By Edward Mukaro
PRICE increases and revenue generated through export of cut-rag tobacco has enabled the country’s leading cigarette manufacturing concern, British America Tobacco (BAT) to post a 2 percent (%) gross profit increase to ZW$18 million, for the trading period ending 31 December 2020, compared to the prior year.
The positive financial trading period however came amidst the various challenges posed by the COVID- 19 pandemic, which affected disposable incomes.
As a result sales volumes were affected as the firm recorded a decline of 12%.
Said BAT, “Despite the drop in volumes, revenue increased by ZW$597 million or up by 40% when compared to the prior year, driven by the price increases as well as revenue generated from the export of cut-rag tobacco.
“The two revenue-generating streams resulted in I gross profit increase.”
However, the gross profit increase came despite the stark decline in sales volumes.
“…Sales volumes declined by 12% for a year under review compared to the prior year.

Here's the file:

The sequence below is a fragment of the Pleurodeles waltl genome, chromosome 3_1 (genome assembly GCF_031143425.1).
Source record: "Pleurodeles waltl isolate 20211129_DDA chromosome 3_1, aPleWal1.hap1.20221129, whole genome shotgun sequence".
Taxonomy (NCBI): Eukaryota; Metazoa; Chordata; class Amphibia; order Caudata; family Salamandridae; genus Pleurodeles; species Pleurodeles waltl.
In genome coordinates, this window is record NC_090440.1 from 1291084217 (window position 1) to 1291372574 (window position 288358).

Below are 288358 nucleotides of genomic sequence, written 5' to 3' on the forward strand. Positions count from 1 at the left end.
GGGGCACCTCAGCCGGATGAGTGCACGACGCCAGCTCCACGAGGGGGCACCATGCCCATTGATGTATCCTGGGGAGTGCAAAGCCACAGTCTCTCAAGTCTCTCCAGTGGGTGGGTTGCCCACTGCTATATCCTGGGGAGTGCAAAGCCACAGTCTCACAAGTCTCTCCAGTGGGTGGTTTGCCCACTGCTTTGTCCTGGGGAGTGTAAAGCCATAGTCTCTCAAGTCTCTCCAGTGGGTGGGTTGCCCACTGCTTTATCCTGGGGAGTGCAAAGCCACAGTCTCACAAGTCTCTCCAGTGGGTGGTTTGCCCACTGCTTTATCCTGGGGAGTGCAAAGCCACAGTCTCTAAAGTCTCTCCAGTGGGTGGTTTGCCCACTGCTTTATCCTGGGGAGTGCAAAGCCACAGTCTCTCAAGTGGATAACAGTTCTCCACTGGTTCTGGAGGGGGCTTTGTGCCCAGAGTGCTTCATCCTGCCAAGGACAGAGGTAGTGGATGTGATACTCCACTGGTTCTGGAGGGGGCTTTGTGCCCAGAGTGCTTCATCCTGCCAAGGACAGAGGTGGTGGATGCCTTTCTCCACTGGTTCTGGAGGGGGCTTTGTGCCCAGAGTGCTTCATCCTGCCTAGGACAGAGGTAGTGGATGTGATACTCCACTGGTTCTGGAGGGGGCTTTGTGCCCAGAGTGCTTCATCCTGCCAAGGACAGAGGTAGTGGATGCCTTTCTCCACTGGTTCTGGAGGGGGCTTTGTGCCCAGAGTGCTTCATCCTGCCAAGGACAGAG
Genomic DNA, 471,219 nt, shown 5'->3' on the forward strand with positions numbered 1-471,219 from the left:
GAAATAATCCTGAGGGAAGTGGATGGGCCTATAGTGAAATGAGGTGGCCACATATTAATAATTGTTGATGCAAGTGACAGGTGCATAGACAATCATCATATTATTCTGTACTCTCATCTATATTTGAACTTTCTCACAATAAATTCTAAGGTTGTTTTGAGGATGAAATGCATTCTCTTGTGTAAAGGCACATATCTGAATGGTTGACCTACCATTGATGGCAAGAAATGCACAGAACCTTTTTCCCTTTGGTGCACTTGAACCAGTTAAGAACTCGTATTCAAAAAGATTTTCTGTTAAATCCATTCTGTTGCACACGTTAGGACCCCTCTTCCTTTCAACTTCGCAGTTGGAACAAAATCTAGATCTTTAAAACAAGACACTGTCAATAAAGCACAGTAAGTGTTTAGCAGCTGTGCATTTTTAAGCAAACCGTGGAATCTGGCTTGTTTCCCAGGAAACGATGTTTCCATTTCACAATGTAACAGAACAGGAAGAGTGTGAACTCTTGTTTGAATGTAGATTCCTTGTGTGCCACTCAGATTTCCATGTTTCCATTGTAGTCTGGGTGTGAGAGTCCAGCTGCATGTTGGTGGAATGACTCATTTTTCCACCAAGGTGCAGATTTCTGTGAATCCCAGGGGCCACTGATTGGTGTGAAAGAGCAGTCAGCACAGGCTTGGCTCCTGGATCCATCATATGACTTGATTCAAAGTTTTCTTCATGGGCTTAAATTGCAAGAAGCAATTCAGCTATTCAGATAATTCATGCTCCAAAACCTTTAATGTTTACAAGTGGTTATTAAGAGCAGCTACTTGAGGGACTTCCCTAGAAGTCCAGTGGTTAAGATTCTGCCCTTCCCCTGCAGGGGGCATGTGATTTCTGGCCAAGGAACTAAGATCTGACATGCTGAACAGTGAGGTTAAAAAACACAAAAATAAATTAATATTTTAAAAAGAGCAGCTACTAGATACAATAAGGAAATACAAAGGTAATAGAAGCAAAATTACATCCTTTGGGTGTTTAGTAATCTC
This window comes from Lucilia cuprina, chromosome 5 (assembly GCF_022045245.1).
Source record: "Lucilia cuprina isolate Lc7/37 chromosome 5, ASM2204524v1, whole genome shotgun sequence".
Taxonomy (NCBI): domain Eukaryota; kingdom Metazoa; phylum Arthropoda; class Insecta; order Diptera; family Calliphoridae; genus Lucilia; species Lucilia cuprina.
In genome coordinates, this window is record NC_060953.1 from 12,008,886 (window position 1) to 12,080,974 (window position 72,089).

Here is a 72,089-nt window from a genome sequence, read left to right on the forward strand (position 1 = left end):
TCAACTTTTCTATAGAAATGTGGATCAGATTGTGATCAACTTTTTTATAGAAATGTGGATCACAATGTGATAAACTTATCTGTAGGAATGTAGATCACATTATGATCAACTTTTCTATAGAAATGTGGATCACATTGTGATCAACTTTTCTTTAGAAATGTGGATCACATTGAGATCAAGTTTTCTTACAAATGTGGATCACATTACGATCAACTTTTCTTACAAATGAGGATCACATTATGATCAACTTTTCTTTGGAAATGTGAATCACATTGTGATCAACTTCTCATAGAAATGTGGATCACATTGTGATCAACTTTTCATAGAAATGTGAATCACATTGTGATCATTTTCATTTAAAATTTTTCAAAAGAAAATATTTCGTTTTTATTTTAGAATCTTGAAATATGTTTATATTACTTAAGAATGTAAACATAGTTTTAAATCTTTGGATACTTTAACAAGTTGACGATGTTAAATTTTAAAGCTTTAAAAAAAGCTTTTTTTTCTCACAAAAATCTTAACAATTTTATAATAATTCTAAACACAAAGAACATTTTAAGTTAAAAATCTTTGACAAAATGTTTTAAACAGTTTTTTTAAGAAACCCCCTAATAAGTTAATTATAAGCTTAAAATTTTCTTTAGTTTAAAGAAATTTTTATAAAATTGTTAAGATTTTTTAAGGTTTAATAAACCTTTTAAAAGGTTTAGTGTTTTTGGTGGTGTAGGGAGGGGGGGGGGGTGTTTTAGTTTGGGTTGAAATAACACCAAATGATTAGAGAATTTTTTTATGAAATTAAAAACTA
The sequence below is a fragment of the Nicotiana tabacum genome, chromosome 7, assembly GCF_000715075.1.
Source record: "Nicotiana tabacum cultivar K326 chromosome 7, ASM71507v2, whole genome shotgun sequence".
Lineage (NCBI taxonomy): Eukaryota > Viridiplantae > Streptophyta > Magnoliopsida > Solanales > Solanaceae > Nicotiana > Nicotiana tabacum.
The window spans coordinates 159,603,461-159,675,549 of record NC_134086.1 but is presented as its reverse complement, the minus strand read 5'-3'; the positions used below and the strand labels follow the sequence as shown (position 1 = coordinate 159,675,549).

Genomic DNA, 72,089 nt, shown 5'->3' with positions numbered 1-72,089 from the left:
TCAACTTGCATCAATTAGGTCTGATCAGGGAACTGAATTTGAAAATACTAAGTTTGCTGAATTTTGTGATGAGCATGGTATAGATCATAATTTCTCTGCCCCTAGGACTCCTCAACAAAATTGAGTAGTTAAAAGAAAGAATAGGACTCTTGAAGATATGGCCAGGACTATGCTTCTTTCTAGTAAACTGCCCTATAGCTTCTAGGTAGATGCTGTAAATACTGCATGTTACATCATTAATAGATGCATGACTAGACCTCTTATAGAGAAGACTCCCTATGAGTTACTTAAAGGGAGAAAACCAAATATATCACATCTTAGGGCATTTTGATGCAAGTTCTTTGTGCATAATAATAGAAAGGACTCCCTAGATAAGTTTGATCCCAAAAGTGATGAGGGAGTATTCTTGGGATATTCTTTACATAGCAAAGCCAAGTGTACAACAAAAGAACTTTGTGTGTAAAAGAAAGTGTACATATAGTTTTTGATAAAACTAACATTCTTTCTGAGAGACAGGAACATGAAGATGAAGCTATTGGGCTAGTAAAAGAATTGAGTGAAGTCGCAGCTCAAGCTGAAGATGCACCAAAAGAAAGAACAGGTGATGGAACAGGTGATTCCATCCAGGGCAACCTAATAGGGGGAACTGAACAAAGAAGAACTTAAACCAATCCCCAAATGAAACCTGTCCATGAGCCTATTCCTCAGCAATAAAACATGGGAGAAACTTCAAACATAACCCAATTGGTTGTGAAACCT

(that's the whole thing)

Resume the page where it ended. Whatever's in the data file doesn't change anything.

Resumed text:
“The negative results were recorded inspite of the return of imported Premium Brand, Dunhill, back in the market with an increase in volume growth of 1.481% compared to the prior year,” said BAT.
In the Aspirational Premium segment (Dunhill Kingsgate and Dunhill Newbury), volumes declined by 45%. Value for money segment, (Madison and Everest) and Low Value for Money brand (ascot), volumes declined by 8% and 47% respectively.
Shrining consumer disposable incomes due to the challenging economic environment and the COVID- 19 pandemic’s impact on sales drove the decline in sales volumes.
Despite the increase in gross profit, the BAT board did not declare a Dividend, saying, “As a result of the economic challenges, the Board has not declared a dividend for the year ended 31 December 2020 to allow for reinvestment into the operations of the company.”
The company noted that contribution to the Zimbabwe Revenue Authority (ZIMRA) in taxes increased from ZW$101 million in 2019 to ZW$894 million for the year ended 31 December 2020.
Key contributors to the increase in tax were Excise Duty and Corporate Tax driven by the increases in the selling price of products and the profit generated before taxation.
By Edward Mukaro